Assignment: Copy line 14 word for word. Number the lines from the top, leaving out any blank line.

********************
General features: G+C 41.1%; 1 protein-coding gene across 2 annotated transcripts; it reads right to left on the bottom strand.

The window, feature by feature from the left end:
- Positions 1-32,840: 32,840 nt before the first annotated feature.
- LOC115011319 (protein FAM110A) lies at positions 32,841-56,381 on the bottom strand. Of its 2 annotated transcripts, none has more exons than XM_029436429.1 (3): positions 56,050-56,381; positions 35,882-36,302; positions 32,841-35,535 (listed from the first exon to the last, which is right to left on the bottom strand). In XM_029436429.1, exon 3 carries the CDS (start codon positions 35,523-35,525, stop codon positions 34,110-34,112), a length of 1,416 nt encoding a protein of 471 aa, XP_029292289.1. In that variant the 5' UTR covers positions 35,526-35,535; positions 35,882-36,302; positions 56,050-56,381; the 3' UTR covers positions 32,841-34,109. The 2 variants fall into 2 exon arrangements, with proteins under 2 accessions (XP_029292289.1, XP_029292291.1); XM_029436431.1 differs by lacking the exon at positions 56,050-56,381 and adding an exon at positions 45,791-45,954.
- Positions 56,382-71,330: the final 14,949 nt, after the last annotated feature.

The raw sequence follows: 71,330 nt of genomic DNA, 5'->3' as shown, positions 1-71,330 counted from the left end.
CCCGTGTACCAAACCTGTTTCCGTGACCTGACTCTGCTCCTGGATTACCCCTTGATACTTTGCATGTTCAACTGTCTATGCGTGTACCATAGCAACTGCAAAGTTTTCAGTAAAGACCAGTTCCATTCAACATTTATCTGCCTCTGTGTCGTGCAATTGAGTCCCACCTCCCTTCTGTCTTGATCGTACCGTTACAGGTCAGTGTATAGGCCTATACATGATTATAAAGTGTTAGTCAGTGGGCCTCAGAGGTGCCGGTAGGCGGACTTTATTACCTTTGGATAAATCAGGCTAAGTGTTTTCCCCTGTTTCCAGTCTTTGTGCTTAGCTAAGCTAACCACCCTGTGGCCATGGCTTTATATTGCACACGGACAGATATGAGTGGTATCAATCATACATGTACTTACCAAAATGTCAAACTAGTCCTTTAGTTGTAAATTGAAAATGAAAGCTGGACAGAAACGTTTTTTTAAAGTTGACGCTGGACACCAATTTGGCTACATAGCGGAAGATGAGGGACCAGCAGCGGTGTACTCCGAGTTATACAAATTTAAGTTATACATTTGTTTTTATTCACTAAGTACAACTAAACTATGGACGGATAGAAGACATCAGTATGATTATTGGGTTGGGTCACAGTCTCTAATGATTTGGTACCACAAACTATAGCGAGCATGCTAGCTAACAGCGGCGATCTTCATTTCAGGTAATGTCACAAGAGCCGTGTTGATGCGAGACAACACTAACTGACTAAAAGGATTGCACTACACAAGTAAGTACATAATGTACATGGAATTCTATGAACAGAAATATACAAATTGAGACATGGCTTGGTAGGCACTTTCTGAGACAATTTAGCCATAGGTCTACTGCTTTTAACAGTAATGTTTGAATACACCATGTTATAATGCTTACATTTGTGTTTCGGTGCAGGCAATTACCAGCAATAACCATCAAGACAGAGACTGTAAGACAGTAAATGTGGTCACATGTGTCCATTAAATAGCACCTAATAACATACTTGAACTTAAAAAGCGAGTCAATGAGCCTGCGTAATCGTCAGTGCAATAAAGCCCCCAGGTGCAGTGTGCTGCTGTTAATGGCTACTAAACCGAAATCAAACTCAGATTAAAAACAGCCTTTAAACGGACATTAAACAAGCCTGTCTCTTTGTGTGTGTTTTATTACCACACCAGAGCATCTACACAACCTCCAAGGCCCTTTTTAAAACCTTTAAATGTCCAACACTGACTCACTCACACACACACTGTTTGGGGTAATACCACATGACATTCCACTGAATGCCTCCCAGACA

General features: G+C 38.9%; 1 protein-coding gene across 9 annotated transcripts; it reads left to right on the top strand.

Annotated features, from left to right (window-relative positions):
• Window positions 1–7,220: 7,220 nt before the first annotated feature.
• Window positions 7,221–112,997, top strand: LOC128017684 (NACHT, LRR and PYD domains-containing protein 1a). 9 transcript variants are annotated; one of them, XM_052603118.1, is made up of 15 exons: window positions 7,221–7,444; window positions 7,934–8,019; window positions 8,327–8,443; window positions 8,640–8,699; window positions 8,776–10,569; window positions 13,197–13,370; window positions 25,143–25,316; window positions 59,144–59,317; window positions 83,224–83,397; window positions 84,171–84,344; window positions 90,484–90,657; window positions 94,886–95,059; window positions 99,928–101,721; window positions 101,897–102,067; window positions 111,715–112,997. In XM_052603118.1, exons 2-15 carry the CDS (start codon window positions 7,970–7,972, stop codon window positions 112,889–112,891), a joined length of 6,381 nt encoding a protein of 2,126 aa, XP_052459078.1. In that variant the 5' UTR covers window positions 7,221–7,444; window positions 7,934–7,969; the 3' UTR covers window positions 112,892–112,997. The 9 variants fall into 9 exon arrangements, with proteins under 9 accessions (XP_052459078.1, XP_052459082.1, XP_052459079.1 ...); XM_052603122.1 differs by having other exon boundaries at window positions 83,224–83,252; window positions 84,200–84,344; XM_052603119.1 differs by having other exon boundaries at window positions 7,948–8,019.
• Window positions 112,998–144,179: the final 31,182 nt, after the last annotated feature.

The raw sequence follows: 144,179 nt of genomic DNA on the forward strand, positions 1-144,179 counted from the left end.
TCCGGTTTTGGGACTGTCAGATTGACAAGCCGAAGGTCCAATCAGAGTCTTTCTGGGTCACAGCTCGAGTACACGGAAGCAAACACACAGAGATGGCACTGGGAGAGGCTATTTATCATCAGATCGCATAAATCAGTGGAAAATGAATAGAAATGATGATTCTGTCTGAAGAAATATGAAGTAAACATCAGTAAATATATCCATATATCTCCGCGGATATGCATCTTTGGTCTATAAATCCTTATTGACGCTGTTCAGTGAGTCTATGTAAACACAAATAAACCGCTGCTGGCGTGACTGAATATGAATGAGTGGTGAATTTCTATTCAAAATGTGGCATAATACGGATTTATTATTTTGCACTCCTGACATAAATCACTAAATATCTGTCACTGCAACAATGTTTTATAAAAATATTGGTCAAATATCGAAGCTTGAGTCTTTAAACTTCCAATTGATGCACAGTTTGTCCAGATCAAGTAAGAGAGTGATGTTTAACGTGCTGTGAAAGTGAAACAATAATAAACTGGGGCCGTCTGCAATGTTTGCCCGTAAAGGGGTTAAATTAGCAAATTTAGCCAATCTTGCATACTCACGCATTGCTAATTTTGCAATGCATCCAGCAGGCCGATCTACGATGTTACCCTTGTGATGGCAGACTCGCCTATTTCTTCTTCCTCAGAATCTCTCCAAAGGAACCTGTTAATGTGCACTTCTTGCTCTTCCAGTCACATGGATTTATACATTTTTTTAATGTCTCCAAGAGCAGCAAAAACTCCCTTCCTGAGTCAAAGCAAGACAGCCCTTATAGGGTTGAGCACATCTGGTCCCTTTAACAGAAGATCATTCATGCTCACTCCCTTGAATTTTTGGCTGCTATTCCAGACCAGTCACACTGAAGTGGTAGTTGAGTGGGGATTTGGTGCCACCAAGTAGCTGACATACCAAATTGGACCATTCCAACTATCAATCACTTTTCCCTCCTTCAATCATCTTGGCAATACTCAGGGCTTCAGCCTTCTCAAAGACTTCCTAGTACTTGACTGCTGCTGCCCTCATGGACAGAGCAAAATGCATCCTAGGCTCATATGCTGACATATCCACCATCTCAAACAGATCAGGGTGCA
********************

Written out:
TCCGGTTTTGGGACTGTCAGATTGACAAGCCGAAGGTCCAATCAGAGTCTTTCTGGGTCACAGCTCGAGTACACGGAAGCAAACACACAGAGATGGCACTGGGAGAGGCTATTTATCATCAGATCGCATAAATCAGTGGAAAATGAATAGAAATGATGATTCTGTCTGAAGAAATATGAAGTAAACATCAGTAAATATATCCATATATCTCCGCGGATATGCATCTTTGGTCTATAAATCCTTATTGACGCTGTTCAGTGAGTCTATGTAAACACAAATAAACCGCTGCTGGCGTGACTGAATATGAATGAGTGGTGAATTTCTATTCAAAATGTGGCATAATACGGATTTATTATTTTGCACTCCTGACATAAATCACTAAATATCTGTCACTGCAACAATGTTTTATAAAAATATTGGTCAAATATCGAAGCTTGAGTCTTTAAACTTCCAATTGATGCACAGTTTGTCCAGATCAAGTAAGAGAGTGATGTTTAACGTGCTGTGAAAGTGAAACAATAATAAACTGGGGCCGTCTGCAATGTTTGCCCGTAAAGGGGTTAAATTAGCAAATTTAGCCAATCTTGCATACTCACGCATTGCTAATTTTGCAATGCATCCAGCAGGCCGATCTACGATGTTACCCTTGTGATGGCAGACTCGCCTATTTCTTCTTCCTCAGAATCTCTCCAAAGGAACCTGTTAATGTGCACTTCTTGCTCTTCCAGTCACATGGATTTATACATTTTTTTAATGTCTCCAAGAGCAGCAAAAACTCCCTTCCTGAGTCAAAGCAAGACAGCCCTTATAGGGTTGAGCACATCTGGTCCCTTTAACAGAAGATCATTCATGCTCACTCCCTTGAATTTTTGGCTGCTATTCCAGACCAGTCACACTGAAGTGGTAGTTGAGTGGGGATTTGGTGCCACCAAGTAGCTGACATACCAAATTGGACCATTCCAACTATCAATCACTTTTCCCTCCTTCAATCATCTTGGCAATACTCAGGGCTTCAGCCTTCTCAAAGACTTCCTAGTACTTGACTGCTGCTGCCCTCATGGACAGAGCAAAATGCATCCTAGGCTCATATGCTGACATATCCACCATCTCAAACAGATCAGGGTGCA